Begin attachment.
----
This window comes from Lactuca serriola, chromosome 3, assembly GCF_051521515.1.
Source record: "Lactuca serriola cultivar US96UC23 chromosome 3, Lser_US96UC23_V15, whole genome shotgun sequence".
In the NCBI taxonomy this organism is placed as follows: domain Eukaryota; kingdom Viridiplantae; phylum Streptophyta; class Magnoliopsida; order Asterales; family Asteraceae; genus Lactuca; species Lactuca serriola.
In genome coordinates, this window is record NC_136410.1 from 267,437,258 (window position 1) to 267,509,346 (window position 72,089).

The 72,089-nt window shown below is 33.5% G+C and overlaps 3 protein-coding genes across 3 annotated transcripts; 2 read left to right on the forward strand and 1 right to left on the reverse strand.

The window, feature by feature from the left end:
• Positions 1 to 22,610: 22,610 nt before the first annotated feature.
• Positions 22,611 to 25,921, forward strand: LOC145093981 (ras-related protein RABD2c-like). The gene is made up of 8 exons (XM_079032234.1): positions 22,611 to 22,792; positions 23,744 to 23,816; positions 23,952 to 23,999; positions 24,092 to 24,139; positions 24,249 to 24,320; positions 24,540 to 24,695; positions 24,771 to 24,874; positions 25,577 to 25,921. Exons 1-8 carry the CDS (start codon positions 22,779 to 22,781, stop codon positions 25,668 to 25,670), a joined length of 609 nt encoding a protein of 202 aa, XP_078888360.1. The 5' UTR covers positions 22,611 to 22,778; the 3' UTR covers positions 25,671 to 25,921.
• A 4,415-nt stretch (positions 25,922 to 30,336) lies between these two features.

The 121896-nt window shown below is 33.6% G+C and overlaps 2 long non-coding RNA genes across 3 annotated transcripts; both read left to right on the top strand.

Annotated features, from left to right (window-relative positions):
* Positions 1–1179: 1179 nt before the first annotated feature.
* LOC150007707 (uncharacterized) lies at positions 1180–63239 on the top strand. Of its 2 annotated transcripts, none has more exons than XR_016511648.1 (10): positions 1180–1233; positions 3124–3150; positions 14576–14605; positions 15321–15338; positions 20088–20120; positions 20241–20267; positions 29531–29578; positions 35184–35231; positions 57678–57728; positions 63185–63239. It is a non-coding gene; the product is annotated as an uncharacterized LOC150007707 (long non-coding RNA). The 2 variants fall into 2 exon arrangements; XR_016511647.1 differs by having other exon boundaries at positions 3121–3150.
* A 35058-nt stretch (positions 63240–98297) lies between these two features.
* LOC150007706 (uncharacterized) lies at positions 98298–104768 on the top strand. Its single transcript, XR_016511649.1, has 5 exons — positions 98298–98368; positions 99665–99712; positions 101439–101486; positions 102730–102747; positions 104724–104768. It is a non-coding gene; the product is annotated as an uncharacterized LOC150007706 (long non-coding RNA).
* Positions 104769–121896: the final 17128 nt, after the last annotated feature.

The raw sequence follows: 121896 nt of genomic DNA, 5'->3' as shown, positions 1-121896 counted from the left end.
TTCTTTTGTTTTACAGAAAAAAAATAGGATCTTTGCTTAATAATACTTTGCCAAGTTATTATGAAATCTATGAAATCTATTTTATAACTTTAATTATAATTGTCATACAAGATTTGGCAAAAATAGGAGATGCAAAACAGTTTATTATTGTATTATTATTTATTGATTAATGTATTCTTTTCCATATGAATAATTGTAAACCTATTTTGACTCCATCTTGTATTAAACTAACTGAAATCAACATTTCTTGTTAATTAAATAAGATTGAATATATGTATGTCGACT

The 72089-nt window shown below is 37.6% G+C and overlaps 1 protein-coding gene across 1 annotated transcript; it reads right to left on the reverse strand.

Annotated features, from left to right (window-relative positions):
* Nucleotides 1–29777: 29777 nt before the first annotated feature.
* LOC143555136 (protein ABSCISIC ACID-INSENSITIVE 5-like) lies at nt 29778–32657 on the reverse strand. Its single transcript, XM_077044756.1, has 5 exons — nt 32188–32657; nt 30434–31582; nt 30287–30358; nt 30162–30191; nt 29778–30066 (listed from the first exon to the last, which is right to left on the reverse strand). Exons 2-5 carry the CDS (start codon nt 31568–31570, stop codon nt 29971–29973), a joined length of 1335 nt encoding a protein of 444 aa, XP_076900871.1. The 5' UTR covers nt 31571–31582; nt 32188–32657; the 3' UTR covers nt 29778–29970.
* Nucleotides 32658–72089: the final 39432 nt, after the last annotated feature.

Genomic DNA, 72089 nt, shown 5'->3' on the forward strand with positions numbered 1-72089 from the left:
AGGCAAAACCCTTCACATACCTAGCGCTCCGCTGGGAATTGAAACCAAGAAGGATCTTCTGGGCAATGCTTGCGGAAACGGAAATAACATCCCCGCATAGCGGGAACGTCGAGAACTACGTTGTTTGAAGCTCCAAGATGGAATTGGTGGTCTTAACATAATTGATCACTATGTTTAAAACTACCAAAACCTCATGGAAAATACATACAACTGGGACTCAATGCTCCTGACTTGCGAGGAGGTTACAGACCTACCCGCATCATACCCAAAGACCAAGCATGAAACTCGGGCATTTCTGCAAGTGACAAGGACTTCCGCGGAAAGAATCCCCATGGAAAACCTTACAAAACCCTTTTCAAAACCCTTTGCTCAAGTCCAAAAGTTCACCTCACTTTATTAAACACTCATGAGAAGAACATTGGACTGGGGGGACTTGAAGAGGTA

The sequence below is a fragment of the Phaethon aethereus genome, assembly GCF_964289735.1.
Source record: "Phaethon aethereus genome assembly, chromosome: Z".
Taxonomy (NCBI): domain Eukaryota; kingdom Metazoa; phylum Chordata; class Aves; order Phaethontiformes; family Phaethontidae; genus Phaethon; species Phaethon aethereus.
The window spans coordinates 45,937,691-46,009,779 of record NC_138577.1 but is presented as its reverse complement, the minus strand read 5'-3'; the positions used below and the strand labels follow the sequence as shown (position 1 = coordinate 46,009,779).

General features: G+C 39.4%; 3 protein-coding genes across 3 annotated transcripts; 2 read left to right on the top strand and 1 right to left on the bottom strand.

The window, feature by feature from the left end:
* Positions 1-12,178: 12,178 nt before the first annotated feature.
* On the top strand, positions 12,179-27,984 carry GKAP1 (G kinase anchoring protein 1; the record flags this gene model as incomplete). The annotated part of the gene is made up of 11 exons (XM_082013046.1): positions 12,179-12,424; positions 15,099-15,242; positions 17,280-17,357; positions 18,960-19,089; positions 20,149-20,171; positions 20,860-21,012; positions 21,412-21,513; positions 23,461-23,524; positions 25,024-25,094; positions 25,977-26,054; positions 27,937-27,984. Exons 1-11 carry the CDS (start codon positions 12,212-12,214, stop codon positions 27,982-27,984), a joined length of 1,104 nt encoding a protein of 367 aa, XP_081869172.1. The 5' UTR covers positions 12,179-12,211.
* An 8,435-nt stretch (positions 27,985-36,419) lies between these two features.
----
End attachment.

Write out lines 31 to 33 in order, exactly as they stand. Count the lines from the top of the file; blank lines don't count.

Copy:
The window, feature by feature from the left end:
* Positions 1-12,178: 12,178 nt before the first annotated feature.
* On the top strand, positions 12,179-27,984 carry GKAP1 (G kinase anchoring protein 1; the record flags this gene model as incomplete). The annotated part of the gene is made up of 11 exons (XM_082013046.1): positions 12,179-12,424; positions 15,099-15,242; positions 17,280-17,357; positions 18,960-19,089; positions 20,149-20,171; positions 20,860-21,012; positions 21,412-21,513; positions 23,461-23,524; positions 25,024-25,094; positions 25,977-26,054; positions 27,937-27,984. Exons 1-11 carry the CDS (start codon positions 12,212-12,214, stop codon positions 27,982-27,984), a joined length of 1,104 nt encoding a protein of 367 aa, XP_081869172.1. The 5' UTR covers positions 12,179-12,211.